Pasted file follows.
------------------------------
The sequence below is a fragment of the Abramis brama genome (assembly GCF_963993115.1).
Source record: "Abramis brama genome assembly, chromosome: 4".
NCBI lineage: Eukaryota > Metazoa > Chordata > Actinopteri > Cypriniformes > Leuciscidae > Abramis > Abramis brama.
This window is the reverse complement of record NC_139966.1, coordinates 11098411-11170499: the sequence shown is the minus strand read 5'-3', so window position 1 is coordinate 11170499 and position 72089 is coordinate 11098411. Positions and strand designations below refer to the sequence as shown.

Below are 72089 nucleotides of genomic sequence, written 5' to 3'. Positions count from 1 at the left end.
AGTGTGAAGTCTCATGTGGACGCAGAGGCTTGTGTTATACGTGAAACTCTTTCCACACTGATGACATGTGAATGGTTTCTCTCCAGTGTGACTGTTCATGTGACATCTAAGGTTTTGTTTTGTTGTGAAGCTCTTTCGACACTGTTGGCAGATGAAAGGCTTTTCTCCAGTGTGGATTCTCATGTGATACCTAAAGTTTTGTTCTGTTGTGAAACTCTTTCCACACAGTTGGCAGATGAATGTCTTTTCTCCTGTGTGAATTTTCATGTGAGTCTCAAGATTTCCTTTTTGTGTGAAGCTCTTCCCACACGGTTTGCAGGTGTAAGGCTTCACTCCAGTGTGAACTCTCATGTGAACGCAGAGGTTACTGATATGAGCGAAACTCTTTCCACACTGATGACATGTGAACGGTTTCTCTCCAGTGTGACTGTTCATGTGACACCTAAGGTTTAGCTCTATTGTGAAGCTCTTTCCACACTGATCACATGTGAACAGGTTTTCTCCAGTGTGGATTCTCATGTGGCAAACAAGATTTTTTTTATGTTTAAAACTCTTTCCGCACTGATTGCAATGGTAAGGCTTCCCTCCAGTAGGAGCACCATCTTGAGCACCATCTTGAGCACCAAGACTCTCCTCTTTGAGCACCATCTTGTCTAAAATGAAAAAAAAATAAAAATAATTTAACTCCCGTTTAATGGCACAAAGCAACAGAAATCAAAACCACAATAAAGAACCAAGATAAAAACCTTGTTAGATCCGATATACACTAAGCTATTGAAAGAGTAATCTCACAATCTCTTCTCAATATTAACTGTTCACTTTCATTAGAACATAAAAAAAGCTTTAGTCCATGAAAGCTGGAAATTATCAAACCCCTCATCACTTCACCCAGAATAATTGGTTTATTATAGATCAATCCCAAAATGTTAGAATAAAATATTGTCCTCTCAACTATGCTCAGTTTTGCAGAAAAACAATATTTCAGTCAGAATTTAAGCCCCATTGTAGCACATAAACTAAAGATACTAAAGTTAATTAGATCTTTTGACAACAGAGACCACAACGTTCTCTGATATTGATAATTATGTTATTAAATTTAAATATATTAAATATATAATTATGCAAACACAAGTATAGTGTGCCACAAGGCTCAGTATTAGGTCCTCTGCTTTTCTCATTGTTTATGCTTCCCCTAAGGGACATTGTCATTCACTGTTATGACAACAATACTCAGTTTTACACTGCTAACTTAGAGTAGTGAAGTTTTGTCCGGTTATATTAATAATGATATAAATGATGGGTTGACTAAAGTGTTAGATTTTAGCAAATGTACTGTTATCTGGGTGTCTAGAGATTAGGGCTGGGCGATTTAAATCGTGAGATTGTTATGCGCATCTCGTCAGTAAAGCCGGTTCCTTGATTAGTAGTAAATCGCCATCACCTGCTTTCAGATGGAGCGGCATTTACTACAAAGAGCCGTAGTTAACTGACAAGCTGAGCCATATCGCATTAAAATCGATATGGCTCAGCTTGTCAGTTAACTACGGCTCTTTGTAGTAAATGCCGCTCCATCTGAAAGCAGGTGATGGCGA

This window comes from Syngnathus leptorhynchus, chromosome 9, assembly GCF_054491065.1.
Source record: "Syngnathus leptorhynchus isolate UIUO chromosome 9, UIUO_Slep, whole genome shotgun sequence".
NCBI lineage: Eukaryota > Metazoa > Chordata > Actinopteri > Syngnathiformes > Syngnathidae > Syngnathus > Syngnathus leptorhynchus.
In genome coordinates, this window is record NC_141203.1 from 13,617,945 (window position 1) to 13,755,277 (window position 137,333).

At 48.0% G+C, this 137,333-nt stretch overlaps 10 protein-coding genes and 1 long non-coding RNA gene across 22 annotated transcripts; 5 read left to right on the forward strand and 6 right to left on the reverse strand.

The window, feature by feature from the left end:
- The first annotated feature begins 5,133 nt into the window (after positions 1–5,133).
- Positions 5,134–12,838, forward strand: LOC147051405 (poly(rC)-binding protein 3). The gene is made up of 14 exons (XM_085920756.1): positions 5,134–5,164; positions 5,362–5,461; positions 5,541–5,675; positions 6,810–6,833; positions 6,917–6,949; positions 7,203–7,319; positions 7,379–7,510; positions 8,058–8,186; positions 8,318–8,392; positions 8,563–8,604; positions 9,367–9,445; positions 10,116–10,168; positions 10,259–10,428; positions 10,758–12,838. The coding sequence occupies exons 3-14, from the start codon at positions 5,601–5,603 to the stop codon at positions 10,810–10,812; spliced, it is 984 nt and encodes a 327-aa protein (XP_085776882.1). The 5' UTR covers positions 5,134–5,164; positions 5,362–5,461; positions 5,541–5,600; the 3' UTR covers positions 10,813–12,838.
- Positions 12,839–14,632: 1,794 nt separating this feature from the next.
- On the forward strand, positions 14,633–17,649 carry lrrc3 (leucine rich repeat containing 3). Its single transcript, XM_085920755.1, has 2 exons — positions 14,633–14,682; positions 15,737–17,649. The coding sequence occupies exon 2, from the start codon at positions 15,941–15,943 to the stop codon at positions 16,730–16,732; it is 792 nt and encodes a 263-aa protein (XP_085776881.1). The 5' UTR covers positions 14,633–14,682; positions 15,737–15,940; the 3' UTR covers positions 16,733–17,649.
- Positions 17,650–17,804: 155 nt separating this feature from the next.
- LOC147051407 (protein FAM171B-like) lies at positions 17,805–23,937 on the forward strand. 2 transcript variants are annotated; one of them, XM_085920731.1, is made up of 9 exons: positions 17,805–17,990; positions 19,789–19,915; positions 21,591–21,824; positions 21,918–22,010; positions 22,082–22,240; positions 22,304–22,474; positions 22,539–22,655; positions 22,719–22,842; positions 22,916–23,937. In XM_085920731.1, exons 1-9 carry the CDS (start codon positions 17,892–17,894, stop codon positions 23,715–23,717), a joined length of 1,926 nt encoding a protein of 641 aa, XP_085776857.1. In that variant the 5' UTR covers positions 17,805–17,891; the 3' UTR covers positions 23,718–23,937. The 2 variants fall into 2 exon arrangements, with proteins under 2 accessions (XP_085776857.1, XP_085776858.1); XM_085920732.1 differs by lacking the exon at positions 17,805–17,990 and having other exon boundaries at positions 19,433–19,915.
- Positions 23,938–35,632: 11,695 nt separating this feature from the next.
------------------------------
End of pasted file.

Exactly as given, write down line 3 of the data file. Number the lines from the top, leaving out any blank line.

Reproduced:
NCBI lineage: Eukaryota > Metazoa > Chordata > Actinopteri > Cypriniformes > Leuciscidae > Abramis > Abramis brama.